5. Expect more out of your medium. Working in 3D art taught me that there are so many features in 3D software, I could visualize just about anything I wanted to in breathtaking detail. But somehow, when I found myself holding a cracked, yellow pencil over a sheet of copy paper, the concept of "do ANYTHING you want!!!" didn't come naturally. Since then, I've learned that all of the concepts in 3D work - lighting, texturing, and even rendering and animation, still apply in 2D work. And darnit, even that little fact makes drawing things by hand more exciting.

Saturday, May 31, 2008

Creating Jordan's Avatar: 2

Here's the second version of Jordan's avatar. Whoa, big change. This one is a better fit and has less of an exaggerated look. It also took longer to make.

The first step was just to doodle until I came up with something that felt authentic. Then I made notes on the doodle for later. In fact, because of time constraints, I went ahead and ignored the notes. :)

My first pre-digital, post-sketch tactic was to establish a feel for the scene in my head. Based on that feeling, I knew I was going to need a green light in the background. It's weird how these things come to you! My 3D lighting experience really informed that decision, though.

To ensure that I didn't get derailed while working, I put the lighting cues into the scene first. They're just colored circles without any depth cues. My goal was not to be completely true to the lights (how annoying is it when people notice and make mention of that little fact?) but to let the lights have their place in the design. It's important to know which part of the spectrum you want to end up in.

So here's the pre-final with lighting cues (the final version is at the top of this post). There are some goofy curves and things, but overall the time spent was very effective. I think a large part of this was the help lent by lighting cues.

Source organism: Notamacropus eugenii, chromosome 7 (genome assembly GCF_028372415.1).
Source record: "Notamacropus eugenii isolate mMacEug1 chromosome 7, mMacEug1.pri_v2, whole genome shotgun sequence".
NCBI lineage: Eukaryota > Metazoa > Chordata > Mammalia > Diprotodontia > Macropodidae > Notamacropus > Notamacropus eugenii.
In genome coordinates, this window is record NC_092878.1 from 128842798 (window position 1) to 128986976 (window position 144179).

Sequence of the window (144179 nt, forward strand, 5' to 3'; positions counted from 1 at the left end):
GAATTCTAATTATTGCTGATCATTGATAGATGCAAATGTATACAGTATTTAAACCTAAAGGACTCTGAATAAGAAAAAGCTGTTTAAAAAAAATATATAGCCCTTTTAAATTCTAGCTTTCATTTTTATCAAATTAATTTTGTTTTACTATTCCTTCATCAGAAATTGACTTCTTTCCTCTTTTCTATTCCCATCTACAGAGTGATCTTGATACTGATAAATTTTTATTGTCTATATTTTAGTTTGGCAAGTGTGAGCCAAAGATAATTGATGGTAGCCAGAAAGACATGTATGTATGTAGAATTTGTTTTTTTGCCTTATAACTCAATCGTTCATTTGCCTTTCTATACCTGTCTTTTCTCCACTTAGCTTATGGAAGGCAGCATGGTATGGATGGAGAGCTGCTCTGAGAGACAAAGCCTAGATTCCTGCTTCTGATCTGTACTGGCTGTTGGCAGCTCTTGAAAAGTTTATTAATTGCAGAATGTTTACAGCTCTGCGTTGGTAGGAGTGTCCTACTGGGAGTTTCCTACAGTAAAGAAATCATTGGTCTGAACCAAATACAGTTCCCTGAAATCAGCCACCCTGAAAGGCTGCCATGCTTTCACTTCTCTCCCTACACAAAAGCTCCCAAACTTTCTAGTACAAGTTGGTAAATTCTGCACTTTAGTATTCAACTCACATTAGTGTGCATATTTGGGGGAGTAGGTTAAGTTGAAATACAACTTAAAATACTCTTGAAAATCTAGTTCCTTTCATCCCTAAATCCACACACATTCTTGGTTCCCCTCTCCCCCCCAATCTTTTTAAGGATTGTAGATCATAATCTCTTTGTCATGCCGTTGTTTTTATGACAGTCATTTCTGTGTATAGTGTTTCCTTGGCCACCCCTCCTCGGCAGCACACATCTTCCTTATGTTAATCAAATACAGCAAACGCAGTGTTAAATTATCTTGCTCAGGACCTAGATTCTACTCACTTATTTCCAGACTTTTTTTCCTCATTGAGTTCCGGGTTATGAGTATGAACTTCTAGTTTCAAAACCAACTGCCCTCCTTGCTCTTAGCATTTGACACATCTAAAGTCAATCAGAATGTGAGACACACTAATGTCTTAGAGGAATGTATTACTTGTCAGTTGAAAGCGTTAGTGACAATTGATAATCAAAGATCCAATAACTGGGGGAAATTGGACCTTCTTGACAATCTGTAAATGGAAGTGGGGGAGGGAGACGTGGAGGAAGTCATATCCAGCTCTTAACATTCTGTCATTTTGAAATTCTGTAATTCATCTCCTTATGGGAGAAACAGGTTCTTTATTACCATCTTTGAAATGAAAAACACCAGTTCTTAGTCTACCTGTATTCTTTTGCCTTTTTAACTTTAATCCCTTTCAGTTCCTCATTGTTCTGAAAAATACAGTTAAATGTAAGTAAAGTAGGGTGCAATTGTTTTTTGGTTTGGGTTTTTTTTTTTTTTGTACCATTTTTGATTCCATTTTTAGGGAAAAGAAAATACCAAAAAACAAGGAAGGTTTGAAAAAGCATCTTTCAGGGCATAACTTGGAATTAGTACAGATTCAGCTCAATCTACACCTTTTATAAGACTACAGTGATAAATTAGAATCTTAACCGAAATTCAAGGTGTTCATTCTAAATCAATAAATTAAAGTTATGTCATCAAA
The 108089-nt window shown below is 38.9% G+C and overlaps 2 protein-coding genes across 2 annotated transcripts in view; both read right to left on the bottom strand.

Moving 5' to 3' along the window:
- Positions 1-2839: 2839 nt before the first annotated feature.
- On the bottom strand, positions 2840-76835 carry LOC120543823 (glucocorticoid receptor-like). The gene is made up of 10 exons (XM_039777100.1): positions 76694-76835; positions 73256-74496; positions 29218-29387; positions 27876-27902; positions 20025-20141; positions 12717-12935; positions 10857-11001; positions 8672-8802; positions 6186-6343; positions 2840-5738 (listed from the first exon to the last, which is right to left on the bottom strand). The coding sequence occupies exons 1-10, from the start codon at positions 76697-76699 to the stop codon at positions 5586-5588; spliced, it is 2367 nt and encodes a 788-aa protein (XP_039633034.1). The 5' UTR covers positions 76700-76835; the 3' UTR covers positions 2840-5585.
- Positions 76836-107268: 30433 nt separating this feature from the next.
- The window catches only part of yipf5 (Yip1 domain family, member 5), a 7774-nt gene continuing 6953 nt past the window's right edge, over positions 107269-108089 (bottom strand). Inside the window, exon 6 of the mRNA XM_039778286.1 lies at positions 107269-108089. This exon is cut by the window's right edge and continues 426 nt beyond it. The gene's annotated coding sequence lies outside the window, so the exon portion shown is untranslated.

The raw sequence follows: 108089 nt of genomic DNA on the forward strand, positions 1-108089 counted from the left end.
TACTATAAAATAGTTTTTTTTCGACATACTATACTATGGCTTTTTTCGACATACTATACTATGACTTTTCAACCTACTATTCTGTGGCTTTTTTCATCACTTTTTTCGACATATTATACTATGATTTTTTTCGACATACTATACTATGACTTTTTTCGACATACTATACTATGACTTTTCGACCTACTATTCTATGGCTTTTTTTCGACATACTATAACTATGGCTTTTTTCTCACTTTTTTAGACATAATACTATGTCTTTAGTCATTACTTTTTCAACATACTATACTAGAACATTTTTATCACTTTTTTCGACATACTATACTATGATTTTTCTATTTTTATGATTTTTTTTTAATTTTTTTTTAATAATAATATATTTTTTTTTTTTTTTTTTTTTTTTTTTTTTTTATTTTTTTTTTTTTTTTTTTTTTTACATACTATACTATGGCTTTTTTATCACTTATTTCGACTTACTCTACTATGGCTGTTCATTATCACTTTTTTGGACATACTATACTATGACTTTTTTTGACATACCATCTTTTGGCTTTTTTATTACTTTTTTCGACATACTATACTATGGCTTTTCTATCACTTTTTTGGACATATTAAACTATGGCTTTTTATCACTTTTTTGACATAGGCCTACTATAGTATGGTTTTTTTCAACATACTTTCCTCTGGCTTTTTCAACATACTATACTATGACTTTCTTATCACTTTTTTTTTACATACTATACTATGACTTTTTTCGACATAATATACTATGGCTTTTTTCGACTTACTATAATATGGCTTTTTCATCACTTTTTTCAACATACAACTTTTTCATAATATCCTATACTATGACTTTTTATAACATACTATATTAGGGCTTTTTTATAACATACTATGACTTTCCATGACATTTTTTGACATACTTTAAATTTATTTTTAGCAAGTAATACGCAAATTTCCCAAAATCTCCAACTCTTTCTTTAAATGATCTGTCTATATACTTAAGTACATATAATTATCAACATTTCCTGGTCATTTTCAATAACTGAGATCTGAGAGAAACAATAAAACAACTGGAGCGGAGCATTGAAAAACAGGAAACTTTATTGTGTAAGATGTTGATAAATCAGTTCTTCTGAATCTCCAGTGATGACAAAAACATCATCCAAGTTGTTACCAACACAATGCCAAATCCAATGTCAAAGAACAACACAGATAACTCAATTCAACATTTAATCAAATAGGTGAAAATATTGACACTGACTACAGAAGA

Thursday, May 15, 2008

Displacement, we love ye

Holy crow, you should see that video at 1280xwhatever. The visual energy is incredible.

So anyway, this demoscene compo entry sent me wandering through displacement-land to find a combination of procedural modules that create some fantastic, keyframe-able displacement effect.

For non 3D-ers: Displacement is the spiky things in that video doing the spiky bits where spikes jump out of the donut things.

I haven't found the displacement effect I want quite yet, but I found something else. I found an interest in animation that somebody left laying around. I haven't done animation much up to this point because I really wasn't into it. Yeah, making stuff move around, OK. But can I do it on my own terms? Can I do it in a way that supports real creative people, not just megacorps that sell creativity like it's something you place on your desk to stare at all day? Can I do it in high-res and spill it all over the internet?